Managing Low-Probability, High-Impact Risks
Bill Zuurbier is chairman of risk management consultancy, Equib, which specialises in advising teams involved in the delivery of major-scale infrastructure programmes.
Since the start of the coronavirus pandemic, project managers, through no fault of their own, have been in reactive mode, moving quickly to mitigate the impact of the crisis on construction project outcomes. However, it’s now vital that they dedicate time to reflecting on what they have learned about managing low-probability, high-impact risks and make positive changes for the future.
Among many project managers, there may be a tendency to shelve concerns about extreme risk events on the basis that they are unlikely to happen. However, renowned mega project expert, Bent Flyvbjerg, has recently coined the term “law of regression to the tail”, arguing that it is only a matter of time until an event even more extreme than the current pandemic comes to pass; such crises can no longer be considered once-in-a-lifetime occurrences. He suggests that for a number of reasons, including humans’ increasing impact on the natural world, extreme events are becoming the ‘new normal’ and low-probability, high-impact risks should therefore be a key consideration in risk management plans.
An essential aspect of planning for extreme events, such as future pandemics and natural disasters, is to focus on impact over risk probability. Rather than simply hoping that risks won’t happen, project managers should identify a range of risks and rank them according to the severity of their potential impact in the early stages of a project. This will ensure stakeholders are better prepared, with plans in place for a range of potential situations.
It’s important to bear in mind that for every project, there will be a tipping point where investment in the management of low-probability risks becomes uneconomical. Making effective use of cost-benefit ratios can aid decision-making by enabling project managers to assess when to invest in risk, and to what extent.
From the early planning phase of a project, project managers should ensure that all parties involved have considered and understood a range of possible risks. Holding risk awareness workshops and conducting assumption analyses enables them to explore how stakeholders feel about specific risks and their likely impact, supporting informed decision-making. Raising risk awareness also educates staff on site about the importance of informing clients if they become aware of any risk, no matter how extreme.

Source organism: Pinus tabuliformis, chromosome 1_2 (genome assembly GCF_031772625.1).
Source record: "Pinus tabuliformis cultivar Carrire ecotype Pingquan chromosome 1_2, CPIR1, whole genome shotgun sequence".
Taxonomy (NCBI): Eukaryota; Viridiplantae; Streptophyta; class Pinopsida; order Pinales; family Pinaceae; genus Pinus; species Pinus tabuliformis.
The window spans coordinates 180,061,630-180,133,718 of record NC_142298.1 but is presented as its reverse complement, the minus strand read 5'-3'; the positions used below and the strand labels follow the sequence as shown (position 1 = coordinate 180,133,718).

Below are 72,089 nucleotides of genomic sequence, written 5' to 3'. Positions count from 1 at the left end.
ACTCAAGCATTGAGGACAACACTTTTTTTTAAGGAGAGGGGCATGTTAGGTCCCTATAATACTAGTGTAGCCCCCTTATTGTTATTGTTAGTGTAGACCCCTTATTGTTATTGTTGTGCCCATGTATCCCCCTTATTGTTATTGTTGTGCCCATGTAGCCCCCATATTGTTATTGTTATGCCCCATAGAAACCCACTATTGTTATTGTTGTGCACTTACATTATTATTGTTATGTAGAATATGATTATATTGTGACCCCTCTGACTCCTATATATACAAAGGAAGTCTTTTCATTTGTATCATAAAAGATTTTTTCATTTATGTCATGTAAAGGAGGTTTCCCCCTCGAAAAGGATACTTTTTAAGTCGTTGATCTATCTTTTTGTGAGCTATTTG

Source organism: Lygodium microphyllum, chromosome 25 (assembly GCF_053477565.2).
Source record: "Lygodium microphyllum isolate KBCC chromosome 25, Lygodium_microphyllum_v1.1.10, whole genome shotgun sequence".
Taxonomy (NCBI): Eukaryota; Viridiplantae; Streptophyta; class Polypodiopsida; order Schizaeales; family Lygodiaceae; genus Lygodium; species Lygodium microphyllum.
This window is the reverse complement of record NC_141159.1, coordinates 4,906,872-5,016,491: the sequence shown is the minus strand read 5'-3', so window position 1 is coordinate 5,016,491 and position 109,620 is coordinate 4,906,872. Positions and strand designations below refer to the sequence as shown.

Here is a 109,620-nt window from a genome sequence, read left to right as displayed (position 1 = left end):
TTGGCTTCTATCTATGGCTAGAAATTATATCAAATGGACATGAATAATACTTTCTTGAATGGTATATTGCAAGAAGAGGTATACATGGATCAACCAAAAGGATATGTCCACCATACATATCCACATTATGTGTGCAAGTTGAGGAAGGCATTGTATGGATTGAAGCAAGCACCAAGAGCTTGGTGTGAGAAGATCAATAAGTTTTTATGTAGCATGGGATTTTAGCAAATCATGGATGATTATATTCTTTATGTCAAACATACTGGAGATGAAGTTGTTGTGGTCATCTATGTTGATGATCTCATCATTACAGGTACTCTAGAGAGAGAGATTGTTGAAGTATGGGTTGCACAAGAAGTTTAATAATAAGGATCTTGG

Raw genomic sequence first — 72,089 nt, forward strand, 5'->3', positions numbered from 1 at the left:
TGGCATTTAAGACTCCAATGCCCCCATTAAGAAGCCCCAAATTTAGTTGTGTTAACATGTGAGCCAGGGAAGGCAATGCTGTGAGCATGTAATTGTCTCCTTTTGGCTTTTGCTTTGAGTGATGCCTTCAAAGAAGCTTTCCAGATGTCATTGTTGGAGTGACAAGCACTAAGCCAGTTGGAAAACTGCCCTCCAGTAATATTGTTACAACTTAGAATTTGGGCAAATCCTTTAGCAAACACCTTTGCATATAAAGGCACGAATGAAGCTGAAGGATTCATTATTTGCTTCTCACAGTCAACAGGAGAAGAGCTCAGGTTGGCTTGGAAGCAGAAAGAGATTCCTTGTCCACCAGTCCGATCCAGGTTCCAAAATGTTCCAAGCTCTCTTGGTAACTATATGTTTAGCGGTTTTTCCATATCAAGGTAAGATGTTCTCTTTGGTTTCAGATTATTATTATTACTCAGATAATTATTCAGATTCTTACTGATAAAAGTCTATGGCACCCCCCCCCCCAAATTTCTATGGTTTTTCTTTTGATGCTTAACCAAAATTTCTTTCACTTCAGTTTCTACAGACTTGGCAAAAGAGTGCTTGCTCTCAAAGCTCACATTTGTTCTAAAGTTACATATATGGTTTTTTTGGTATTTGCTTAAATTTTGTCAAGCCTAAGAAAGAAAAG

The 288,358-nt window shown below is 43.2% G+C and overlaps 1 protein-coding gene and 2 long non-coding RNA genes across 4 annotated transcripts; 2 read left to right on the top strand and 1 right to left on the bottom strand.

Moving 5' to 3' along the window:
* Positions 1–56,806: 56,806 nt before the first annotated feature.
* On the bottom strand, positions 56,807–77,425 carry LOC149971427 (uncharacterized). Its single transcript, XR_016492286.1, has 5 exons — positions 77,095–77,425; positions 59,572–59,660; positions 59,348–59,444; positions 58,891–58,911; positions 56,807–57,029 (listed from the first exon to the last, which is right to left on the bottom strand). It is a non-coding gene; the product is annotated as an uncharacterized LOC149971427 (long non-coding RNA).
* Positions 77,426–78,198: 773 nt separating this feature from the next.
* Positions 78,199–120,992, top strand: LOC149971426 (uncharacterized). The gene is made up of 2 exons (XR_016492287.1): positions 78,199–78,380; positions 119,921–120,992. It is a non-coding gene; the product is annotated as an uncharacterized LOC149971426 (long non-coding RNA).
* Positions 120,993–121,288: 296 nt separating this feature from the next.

The pandemic has also highlighted the importance of ensuring that insurance policies cover events that may seem unlikely to happen. When taking out cover, it’s essential that project managers carefully consider the wording and terms of individual policies, looking for any exclusions or limitations that could mean they are not covered for business disruption.
With business interruption insurance premiums likely to increase significantly after the pandemic, another important strategy is to determine risk allocation carefully when negotiating commercial contracts, from a whole of supply chain perspective. This should involve considering which party is best positioned to manage risk, before discussing a number of possible mitigation strategies. Once risk allocation has been agreed, this should also be clearly recorded in any terms and conditions. In some instances, a business may be willing to take responsibility for managing a key risk, but not necessarily wish to assume any liability.
For every risk identified during risk assessments, project managers should use one of the five key principles of risk mitigation – eliminate, transfer, mitigate, accept or exploit – to manage it to a tolerable level. With regards to the final principle, it’s important to note that risks can sometimes pose opportunities for project outcomes, which project managers should look to take advantage of wherever possible.
As demonstrated by the coronavirus outbreak and the increased prevalence of natural disasters in recent years, the incidence of low-probability, high-impact risks is increasing. By ensuring such risks are considered at the planning stage and mitigation strategies secure adequate investment at the outset of programmes, project managers can be prepared for the unexpected.
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